From the Archives: Simon Frith’s Top 50 (Fall ’92)

[Note: this was a bonus beat included with the Simon Frith Online Exchange. Some YouTube links have been added.]

Souvenirs From a History of Popular Music, Part 1:
Simon Frith’s Top 50 (Originally published in Radio On, Fall ’92.)

I never usually get far with record lists. It’s like reading the dictionary: I start off down the right trail but hours later find I’m thinking about something altogether different. But for the last couple of years I’ve been trying to get rid of my record collection. This has meant cataloguing, and it’s meant deciding what, if anything, I have to keep. I’m about half done now (I won’t try to explain the logic of my halves) and my pile has, by an appropriate coincidence, just reached 50. This, then, is a found list. It isn’t a list of the best or even of my favourite records–many of which are etched so clearly into the soundscape (of my memory) that I feel no need to keep them. The only explanation I can give is that these are the records I feel the need to have by me to play to people. They are a source of explanation…

The order is as randomly chosen as the list:

1. Bob Dylan: “Positively 4th Street” (1965) — The aesthetic of the sneer I–the definitive boy’s bedroom song.
2. Johnny Johnson and the Bandwagon: “(Blame It) On the Pony Express” (1970) — Now that intellectuals like Frank Kogan and Chuck Eddy have discovered Boney M they should check out an earlier root of Euro-pop: black GIs meet Denmark Street hacks to make the pop dance sound from which, eventually, came Pete Waterman (in whose shop I probably bought this).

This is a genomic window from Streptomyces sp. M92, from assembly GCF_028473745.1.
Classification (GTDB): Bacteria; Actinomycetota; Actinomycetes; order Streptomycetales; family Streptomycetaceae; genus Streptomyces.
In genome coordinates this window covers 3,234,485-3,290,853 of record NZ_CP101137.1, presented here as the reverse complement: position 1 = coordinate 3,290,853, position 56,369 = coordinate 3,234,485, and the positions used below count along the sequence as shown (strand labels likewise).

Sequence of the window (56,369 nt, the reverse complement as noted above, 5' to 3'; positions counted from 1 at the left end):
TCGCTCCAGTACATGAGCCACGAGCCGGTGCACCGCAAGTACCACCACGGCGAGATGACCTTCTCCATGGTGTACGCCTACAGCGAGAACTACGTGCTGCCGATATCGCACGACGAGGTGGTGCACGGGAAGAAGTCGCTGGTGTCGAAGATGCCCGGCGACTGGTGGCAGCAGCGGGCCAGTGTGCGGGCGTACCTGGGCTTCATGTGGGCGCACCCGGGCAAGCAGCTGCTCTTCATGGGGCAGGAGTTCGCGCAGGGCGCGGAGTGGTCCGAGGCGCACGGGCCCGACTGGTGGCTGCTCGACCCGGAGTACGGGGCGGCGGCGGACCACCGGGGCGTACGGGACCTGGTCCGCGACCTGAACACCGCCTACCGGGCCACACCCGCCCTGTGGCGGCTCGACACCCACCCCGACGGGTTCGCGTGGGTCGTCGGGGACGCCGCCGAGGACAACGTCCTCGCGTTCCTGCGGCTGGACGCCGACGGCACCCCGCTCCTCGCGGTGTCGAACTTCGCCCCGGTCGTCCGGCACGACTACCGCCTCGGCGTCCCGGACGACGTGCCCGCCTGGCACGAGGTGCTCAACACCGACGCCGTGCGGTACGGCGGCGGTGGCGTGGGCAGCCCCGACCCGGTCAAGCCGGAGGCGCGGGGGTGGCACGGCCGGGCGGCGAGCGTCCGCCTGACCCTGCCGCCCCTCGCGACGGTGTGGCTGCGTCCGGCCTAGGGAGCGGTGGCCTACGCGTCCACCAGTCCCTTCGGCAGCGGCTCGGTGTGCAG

3. Stephen Duffy: “I Love You” EP (1985) — Four perfect mod-pop songs written and recorded twenty years after the event.
4. Fatal Microbes: “Violence Grows” (1979) — Female singer who captured better than anyone else punk’s peculiar self-pitying glee.
5. Spoonie Gee: “Street Girl” and Toddy Tee: “Batter Ram” (nd) — Tracks from a tape Andy Schwartz once made for me–the obsession of language.
6. Bunny Wailer: Struggle (1979) — The singer who more than anyone else (except perhaps Burning Spear live) performs reggae as a religious rite.
7. Bunny Wailer: “Redemption Song” (from Tribute, 1981) — I’d never listened to the words before.
8. King Tubby Meets the Upsetter at the Grass Roots of Dub (nd) — With a pin-up of the mixing desks.
9. Don Williams: Greatest Hits Volume 1 (1975) — How to sing without opening your mouth.
10. David Allen Coe: Just Divorced (1984) — Puzzle time. What’s real and what’s fake? What’s touching and what’s tacky? What’s the difference?
11. A Billie Holiday Memorial (nd) — Has the advantage over later tributes in including those late tracks when she couldn’t, um, sing.
12. David Bowie: Low (1977) — The Sound of the Seventies (though see 41 below).
13. Associates: “PartyFearsTwo” (1982) — Further adventures of the ballad.
14. Misty in Roots: Live at the Counter-Eurovision (1979) — The most perfect reggae record ever made.
15. Bobby Vinton: Blue Velvet (1963) — Previous adventures of the ballad.
16. Cocteau Twins: “Aikea-Guinea” EP (1985) — New age music for people who pretend they don’t like new age music.